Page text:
Large IT organizations are increasingly looking to develop innovative software applications in hybrid and multi clouds architectures. A lot of these applications have to be developed and deployed in an on-premises private cloud for various reasons (e.g. security and compliance, data affinity, performance, etc.). This private cloud should be simple, agile, flexible, secure, cost efficient, and a key part of their overall Hybrid and Multi cloud architecture.
I am very excited to announce that we have published a new Reference Architecture that showcases the power of running Red Hat OpenShift Container Platform on top of Red Hat OpenStack Platform, Red Hat Enterprise Linux and Red Hat Ceph Storage. This new reference architecture demonstrates a private cloud solution for enterprise, telco IT, government, and IT service providers that desire a private cloud with programmable Infrastructure as a Service (IaaS), Containers as a Service (CaaS), and Platform as a Service (PaaS) capabilities. The key targeted use cases for this solution are software developer cloud, web, mobile, AI/ML, and predictive analytics workloads.
The key architecture components of the solution are:
A range of testing was performed in the Red Hat labs to validate these design and deployment best practices, aiming to help you achieve faster time to business value. This architecture specifically applies to OpenShift Container Platform 3.11 and OpenStack Platform 13.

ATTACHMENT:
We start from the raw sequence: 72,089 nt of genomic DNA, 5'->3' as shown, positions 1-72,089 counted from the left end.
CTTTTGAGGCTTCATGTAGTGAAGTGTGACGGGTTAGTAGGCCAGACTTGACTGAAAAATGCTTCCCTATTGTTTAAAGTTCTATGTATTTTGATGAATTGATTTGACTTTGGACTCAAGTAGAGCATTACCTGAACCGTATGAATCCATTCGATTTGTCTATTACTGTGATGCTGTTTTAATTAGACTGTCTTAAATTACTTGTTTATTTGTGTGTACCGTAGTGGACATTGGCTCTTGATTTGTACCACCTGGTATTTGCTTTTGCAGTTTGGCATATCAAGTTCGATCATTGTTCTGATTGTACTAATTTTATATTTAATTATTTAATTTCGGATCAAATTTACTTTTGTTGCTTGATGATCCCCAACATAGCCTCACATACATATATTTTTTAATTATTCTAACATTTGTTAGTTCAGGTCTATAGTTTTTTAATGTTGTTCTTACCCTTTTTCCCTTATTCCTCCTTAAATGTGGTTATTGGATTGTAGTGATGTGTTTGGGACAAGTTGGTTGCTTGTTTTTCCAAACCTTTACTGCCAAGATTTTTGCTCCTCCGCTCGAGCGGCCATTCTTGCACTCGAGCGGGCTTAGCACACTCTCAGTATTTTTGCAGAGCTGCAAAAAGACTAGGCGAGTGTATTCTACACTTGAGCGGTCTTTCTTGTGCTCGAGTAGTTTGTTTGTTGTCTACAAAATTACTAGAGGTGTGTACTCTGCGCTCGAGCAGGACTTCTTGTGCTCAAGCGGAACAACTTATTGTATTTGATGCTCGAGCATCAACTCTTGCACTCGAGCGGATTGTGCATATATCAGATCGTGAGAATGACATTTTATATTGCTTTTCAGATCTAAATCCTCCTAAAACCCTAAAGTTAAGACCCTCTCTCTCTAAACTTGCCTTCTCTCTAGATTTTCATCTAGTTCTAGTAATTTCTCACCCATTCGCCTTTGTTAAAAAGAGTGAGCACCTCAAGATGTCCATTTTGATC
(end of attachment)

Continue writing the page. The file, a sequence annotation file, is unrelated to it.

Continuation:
This solution is built on proven enterprise open source technologies that are supported by Red Hat. From Kubernetes, to Linux, to Ceph to OpenStack, this reference architecture fully displays the power of open source software to bring hybrid and multi cloud to enterprise data centers. Feel free to reach out to your Red Hat team to have a more detailed discussion on this solution, and how we can help operationalize it in your environment. Other OpenShift reference architectures, including those for previous versions of OpenShift on OpenStack, can be found here.
While installing an OpenShift cluster on a cloud isn’t difficult, the old school developer in me wants as much of my environment as possible to be in my house and fully under my control. I have some ...